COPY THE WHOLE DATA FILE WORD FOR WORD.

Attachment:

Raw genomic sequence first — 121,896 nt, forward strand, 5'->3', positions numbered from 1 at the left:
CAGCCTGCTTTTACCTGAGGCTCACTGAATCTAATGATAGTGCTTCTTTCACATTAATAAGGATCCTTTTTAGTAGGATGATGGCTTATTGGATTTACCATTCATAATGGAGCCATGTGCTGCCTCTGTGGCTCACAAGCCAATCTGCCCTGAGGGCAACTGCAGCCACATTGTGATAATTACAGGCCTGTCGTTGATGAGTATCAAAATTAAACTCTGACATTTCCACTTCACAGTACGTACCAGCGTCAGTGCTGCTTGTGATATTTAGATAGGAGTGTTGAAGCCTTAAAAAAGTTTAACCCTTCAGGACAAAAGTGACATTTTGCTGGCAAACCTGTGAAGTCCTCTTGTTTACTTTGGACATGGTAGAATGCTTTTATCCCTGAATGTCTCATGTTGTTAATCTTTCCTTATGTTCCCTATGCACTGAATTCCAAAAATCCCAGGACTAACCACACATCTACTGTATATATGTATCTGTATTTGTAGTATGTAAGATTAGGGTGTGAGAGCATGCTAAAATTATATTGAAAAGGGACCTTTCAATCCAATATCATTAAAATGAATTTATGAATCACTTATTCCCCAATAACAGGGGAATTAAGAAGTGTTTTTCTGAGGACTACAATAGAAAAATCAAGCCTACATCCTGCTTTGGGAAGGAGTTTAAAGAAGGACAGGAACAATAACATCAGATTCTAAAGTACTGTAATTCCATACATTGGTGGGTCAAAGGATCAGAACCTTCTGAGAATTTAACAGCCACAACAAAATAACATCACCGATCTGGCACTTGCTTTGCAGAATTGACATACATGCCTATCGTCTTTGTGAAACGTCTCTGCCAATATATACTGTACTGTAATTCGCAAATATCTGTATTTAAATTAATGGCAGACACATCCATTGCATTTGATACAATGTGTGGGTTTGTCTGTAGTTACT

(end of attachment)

Raw genomic sequence first — 121,896 nt, forward strand, 5'->3', positions numbered from 1 at the left:
CAGCCTGCTTTTACCTGAGGCTCACTGAATCTAATGATAGTGCTTCTTTCACATTAATAAGGATCCTTTTTAGTAGGATGATGGCTTATTGGATTTACCATTCATAATGGAGCCATGTGCTGCCTCTGTGGCTCACAAGCCAATCTGCCCTGAGGGCAACTGCAGCCACATTGTGATAATTACAGGCCTGTCGTTGATGAGTATCAAAATTAAACTCTGACATTTCCACTTCACAGTACGTACCAGCGTCAGTGCTGCTTGTGATATTTAGATAGGAGTGTTGAAGCCTTAAAAAAGTTTAACCCTTCAGGACAAAAGTGACATTTTGCTGGCAAACCTGTGAAGTCCTCTTGTTTACTTTGGACATGGTAGAATGCTTTTATCCCTGAATGTCTCATGTTGTTAATCTTTCCTTATGTTCCCTATGCACTGAATTCCAAAAATCCCAGGACTAACCACACATCTACTGTATATATGTATCTGTATTTGTAGTATGTAAGATTAGGGTGTGAGAGCATGCTAAAATTATATTGAAAAGGGACCTTTCAATCCAATATCATTAAAATGAATTTATGAATCACTTATTCCCCAATAACAGGGGAATTAAGAAGTGTTTTTCTGAGGACTACAATAGAAAAATCAAGCCTACATCCTGCTTTGGGAAGGAGTTTAAAGAAGGACAGGAACAATAACATCAGATTCTAAAGTACTGTAATTCCATACATTGGTGGGTCAAAGGATCAGAACCTTCTGAGAATTTAACAGCCACAACAAAATAACATCACCGATCTGGCACTTGCTTTGCAGAATTGACATACATGCCTATCGTCTTTGTGAAACGTCTCTGCCAATATATACTGTACTGTAATTCGCAAATATCTGTATTTAAATTAATGGCAGACACATCCATTGCATTTGATACAATGTGTGGGTTTGTCTGTAGTTACT